LAWRENCE, Kan. (AP) Josh Jackson has been hearing people talk about his herky-jerky jump shot for years, ever since he was a hot young prospect with an elite combination of size, athleticism and natural scoring ability.
Then, the Kansas freshman started getting grief from his own teammates.
''I remember giving him a lot of crap this summer about him not being able to shoot,'' said sophomore guard Devonte Graham, who has one of the sweetest strokes in college basketball.
''It was just, when he first came in and we were playing pick-up,'' Graham continued, ''we were trying to get in his head. But I think that he got in the gym and started putting up shots, and it looks weird but it goes in, so I mean, I'm going to tell him to keep shooting.''
Jackson represents a unique paradox for high-level college basketball coaches.
On the one hand, the 6-foot-8 forward is likely to be a top-five pick in the NBA draft, if not the No. 1 selection. He's capable of pouring in points by the dozen, his rebounding ability gives opposing teams fits, and his hustle makes him especially unique for a one-and-done player.
On the other hand, his shot would make just about any basketball coach cringe. It starts low, has a pronounced hitch on the way up, and the release point makes it look like he's shooting from the hip.
Yet it usually goes in. So, do you allow Jackson to refine a shot that has generally worked so far, or do you risk wrecking everything to smooth it out in an effort to raise his ceiling even higher?
''To me it's a little bit different getting to the, you know, setting it before he shoots it, but once he gets there, it's as good as anybody else's,'' Jayhawks coach Bill Self said. ''It's soft, and certainly he has improved it, but that's going to be the question on him by a lot of people is can he be consistent. But I think he's mechanically sound enough that he can be consistent.''
Self is hardly the only Division I coach to be forced into this predicament.
Perhaps the most infamous case in recent history is Michael Kidd-Gilchrest, whose shot was only a bit wonky when he arrived at Kentucky. The coaching staff tried to straighten things out and Kidd-Gilchrest kept getting more crooked, and by the time he was in the NBA, he looked like a corkscrew taking a shot.
Baylor has had to tweak several shots over the years, including Epke Udoh, who wound up being the sixth pick in the draft, and Quincy Acy, whose shot was so ugly that dunking was his only offense.
''If they are efficient at what they do, we're not going to mess with them,'' Baylor coach Scott Drew said. ''If it's where they need major reconstruction, then we would rather do that than if someone's a good shooter, try to tweak things to make them a great shooter, and now all of a sudden you make them an average shooter.''
Rico Gathers needed a full-blown reconstruction. The now-departed Baylor big man, Drew joked, still has the record for worst free-throw percentage in the history of the Peach Jam prep basketball tournament.
''There is a fine line,'' Drew explained, ''and everybody knows there's certain things you're always going to want. You're going to want them to hold their follow-through, you want them to have a good base.''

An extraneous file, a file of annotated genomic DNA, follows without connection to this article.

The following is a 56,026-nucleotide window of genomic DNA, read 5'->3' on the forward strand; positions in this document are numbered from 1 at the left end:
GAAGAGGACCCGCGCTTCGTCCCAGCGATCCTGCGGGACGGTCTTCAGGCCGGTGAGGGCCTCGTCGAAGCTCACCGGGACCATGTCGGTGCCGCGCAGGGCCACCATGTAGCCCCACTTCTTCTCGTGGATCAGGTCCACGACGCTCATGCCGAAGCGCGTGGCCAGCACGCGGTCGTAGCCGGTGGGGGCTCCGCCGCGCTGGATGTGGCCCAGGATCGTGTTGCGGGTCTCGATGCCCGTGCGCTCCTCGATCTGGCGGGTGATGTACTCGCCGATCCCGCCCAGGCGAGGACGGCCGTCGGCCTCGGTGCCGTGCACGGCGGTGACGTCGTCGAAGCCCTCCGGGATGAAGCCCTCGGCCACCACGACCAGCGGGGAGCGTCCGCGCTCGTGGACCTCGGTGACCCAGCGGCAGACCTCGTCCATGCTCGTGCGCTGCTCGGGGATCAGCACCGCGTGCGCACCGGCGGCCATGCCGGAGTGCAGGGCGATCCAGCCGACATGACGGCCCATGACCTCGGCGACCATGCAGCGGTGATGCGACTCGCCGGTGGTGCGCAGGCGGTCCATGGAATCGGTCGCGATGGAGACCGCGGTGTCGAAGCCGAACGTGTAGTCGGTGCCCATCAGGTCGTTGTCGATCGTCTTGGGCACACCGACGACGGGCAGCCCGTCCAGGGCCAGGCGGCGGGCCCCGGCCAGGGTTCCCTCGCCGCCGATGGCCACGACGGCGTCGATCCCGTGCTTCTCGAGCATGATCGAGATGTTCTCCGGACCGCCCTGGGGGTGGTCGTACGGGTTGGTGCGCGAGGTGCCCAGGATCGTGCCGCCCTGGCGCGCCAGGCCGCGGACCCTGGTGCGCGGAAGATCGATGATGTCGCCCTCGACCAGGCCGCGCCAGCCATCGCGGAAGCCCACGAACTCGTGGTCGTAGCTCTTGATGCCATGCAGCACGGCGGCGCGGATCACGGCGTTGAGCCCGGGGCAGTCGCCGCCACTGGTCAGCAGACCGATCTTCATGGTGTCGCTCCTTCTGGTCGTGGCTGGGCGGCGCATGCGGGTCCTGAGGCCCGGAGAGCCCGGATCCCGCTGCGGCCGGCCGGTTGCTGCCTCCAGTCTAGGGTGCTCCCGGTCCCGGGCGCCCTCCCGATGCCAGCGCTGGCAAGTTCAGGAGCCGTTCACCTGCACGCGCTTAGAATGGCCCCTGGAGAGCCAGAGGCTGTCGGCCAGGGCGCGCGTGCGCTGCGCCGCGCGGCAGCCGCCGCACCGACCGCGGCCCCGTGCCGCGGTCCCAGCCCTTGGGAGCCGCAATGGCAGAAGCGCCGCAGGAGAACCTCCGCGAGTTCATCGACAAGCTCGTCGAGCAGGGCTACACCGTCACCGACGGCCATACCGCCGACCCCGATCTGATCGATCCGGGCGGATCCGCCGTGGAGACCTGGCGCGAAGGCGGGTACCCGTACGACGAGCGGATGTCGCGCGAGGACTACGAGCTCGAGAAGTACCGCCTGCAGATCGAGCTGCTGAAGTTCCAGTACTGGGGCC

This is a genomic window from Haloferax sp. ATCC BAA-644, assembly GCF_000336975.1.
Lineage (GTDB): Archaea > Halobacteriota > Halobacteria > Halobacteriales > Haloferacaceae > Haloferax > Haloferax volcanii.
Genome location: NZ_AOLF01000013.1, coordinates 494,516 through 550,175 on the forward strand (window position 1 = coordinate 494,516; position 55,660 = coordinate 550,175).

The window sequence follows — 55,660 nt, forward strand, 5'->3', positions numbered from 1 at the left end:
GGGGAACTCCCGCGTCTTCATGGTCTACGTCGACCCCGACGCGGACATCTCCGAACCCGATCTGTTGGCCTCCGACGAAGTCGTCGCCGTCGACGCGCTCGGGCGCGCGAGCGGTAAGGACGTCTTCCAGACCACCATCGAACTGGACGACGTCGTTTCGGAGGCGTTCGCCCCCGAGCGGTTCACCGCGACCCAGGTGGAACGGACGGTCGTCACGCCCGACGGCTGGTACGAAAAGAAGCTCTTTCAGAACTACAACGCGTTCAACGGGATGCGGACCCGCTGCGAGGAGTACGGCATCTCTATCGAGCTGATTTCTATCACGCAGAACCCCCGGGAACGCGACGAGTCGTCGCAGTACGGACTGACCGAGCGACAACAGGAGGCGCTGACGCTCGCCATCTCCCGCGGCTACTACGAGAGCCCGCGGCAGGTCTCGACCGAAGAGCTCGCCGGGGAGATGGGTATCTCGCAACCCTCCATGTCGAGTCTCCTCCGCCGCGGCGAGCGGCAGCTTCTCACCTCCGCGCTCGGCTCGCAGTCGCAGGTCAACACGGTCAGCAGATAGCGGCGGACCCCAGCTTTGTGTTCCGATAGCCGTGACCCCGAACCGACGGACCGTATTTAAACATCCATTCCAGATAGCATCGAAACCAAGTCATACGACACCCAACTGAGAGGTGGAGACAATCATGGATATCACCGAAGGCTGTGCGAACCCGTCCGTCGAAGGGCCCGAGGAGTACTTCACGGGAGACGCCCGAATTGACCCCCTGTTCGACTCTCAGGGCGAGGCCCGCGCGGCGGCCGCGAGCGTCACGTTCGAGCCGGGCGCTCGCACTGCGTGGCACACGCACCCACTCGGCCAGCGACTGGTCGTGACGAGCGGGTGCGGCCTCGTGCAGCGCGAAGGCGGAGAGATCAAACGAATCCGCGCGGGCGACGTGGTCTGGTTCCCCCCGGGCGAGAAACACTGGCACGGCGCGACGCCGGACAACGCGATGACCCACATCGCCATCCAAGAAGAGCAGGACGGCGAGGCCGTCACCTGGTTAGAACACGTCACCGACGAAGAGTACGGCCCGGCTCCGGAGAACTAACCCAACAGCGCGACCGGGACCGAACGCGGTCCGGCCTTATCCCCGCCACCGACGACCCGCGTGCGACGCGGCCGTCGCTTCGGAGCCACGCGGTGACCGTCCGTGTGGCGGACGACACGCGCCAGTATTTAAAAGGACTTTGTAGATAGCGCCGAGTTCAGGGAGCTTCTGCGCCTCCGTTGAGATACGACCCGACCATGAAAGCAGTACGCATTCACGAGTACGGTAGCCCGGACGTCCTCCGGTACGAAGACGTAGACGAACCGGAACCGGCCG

In short, it's the BEEF method of shooting that most kids learn in elementary school: B for balance, E for eyes on the target, E for elbow straight and F for the follow-through.
But even if players start down the right path, it's easy to go awry. Elite players tend to fall back on what feels most comfortable, particularly if they're playing pick-up games or on the AAU circuit, where coaches might not hammer down on the details to keep things in line.
''My dad would always have the philosophy that once somebody gets into the ninth grade, if they love the game, you're not going to be able to change their shot a whole lot,'' said Arizona's Sean Miller, whose father John is a Pennsylvania coaching icon. ''It's really a crucial time to get the fundamentals straight.''
Because once they reach college, it is difficult to iron things out.
There are class demands. Social lives. And even when a player gets on the court, precious practice time is spent on scouting reports, running through offensive sets and implementing game plans.
There simply isn't time to make wholesale changes to a player's shot.
The best most coaches hope for are a few tweaks.
''We really try to focus on footwork,'' Miller said. ''We have a number of freshmen right now that, if you watched them shoot every day, they have a really beautiful-looking shot. They can really shoot it. There will be a time when they will be excellent shooters. But in games, when there's five-on-five and the ball's moving and they move, they shoot three or four different ways. They are never on balance.
''What you can really change, and what they start to see, is the value of their footwork, where you want to shoot it the same way every time. If you have good balance, I think you improve as a shooter.''
That happens to be one of the things Jackson is working on at Kansas.
With help from assistant coach Kurtis Townsend, he's been spending spare minutes in practicing refining his footwork, along with spreading his fingers on the ball to create a more solid base. The hope is that the subtle changes will improve the repeatability of his rather unorthodox shot.
''I can say I've received some really good tips in the past, and hopefully I'll receive some in the future,'' Jackson said. ''It's really just muscle-memory, being comfortable and having confidence in it.''
AP Sports Writers John Marshall in Tucson, Arizona, and Stephen Hawkins in Waco, Texas, contributed to this report.
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